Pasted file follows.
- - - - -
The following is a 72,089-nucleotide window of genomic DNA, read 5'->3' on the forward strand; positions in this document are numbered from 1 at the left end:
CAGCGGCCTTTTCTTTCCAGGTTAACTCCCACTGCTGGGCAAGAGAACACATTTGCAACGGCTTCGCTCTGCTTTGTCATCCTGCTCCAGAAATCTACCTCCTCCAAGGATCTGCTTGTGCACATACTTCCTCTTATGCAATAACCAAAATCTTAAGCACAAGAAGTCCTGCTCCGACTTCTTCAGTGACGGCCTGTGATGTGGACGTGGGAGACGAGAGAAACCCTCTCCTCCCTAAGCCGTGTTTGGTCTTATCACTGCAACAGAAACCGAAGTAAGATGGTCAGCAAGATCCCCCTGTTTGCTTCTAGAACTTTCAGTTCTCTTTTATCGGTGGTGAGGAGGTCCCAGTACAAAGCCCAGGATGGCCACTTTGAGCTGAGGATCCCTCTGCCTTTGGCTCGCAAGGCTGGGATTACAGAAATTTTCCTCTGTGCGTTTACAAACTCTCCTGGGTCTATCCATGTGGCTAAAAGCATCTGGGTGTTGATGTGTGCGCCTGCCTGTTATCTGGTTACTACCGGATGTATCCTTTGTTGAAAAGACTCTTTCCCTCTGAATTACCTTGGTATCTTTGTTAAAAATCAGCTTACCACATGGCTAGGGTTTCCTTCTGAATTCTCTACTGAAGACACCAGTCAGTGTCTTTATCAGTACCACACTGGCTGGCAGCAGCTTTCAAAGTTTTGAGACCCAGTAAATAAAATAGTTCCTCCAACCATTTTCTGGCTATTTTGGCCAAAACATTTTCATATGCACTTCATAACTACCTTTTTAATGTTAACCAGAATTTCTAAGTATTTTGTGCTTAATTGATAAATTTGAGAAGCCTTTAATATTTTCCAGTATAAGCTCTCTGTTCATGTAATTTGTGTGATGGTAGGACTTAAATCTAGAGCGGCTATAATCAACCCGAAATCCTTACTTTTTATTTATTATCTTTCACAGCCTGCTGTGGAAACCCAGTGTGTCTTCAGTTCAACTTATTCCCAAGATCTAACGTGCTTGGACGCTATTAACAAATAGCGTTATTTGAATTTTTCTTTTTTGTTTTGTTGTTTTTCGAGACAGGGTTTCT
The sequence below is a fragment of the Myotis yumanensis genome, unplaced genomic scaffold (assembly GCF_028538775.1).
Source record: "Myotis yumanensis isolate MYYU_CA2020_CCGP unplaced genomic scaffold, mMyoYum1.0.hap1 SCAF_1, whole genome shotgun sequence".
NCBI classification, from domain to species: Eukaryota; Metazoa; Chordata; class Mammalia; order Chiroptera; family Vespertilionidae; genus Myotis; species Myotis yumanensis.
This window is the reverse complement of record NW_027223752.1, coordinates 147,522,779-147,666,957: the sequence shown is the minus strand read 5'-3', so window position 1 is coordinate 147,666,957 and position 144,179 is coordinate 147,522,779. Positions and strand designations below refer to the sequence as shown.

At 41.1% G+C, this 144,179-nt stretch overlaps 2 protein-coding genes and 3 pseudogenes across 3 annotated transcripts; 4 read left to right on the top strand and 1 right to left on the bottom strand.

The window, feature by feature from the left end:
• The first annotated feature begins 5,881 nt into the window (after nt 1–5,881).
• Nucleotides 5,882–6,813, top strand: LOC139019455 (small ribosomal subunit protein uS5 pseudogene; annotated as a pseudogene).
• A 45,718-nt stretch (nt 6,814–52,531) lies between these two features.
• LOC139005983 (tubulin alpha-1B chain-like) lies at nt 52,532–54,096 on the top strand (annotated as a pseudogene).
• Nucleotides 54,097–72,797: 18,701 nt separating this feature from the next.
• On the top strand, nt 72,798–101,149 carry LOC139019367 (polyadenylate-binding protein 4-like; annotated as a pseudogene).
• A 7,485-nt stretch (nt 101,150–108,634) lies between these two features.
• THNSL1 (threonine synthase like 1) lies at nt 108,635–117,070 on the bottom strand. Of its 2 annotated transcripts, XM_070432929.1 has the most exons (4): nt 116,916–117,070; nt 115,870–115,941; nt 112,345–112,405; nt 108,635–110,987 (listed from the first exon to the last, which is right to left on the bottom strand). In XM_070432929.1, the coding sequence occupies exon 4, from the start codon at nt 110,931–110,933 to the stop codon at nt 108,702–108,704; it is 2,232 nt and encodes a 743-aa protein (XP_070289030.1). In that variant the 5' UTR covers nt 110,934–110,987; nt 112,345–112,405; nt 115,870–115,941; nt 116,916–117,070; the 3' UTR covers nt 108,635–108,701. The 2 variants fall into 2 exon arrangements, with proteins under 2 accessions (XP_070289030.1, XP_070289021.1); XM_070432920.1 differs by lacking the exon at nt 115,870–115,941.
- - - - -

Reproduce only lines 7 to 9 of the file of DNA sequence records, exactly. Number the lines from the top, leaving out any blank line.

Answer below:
At 41.1% G+C, this 144,179-nt stretch overlaps 2 protein-coding genes and 3 pseudogenes across 3 annotated transcripts; 4 read left to right on the top strand and 1 right to left on the bottom strand.

The window, feature by feature from the left end:
• The first annotated feature begins 5,881 nt into the window (after nt 1–5,881).